Following the listing of national oil firm Saudi Aramco Saudi Arabia’s stock exchange expects an influx of foreign funds, despite concern among some analysts about whether the market can absorb the huge offer, according to the exchange’s Chief Executive, Khalid al-Hussan.
The Government announced that it intends to sell about five per cent of Aramco, hoping to raise some $100 billion or more in what is likely to be the world’s biggest initial public offer, with Aramco possibly listing on one or more foreign markets such as New York, London and Hong Kong.
Many private analysts think the $100 billion target is too ambitious, but even a $50 billion IPO could strain the Saudi market, which has a capitalisation of about $500 billion especially if the burden is not shared with a foreign exchange, Reuters said.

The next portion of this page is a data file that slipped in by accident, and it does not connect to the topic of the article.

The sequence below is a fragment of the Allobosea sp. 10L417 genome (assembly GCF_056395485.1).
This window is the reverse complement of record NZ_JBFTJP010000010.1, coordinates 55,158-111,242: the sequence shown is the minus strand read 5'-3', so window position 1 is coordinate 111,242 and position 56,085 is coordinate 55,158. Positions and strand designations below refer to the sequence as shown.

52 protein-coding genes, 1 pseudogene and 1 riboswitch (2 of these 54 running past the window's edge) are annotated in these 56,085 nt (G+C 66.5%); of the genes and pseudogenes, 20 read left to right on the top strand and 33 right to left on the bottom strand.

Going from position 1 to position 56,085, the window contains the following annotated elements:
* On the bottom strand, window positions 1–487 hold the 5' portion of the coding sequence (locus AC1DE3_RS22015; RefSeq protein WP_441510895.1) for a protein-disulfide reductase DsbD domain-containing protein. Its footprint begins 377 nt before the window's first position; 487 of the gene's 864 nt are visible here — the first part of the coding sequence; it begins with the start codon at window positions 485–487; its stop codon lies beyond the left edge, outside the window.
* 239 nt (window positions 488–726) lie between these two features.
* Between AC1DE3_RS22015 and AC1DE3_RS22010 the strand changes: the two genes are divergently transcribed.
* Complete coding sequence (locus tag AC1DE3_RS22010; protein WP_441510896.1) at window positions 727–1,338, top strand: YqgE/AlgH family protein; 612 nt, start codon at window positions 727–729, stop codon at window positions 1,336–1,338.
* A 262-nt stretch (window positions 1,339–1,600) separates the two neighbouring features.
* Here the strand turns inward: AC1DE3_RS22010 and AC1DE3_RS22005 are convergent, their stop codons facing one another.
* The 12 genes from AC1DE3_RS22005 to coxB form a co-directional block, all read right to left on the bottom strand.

In January the securities regulator was asked to determine if the Aramco sale could destabilise the market.
Al-Hussan said that last month’s decision by equity index compiler FTSE Russell to upgrade Saudi Arabia to emerging market status, and a similar decision which fund managers expect MSCI to make in June, would attract billions of dollars of fresh foreign money to the local market, while regional investment bank EFG Hermes estimates Saudi Arabia could see fund inflows totalling $30 billion to $45 billion in the next two years if it reaches the foreign ownership levels of markets in neighbouring United Arab Emirates and Qatar.
Saudi Crown Prince Mohammed bin Salman told Reuters last month that the IPO could occur at the end of 2018 or in early 2019, depending on market conditions, although if Saudi officials are relying on foreign fund inflows to facilitate the Aramco IPO, they may be tempted to wait until early 2019.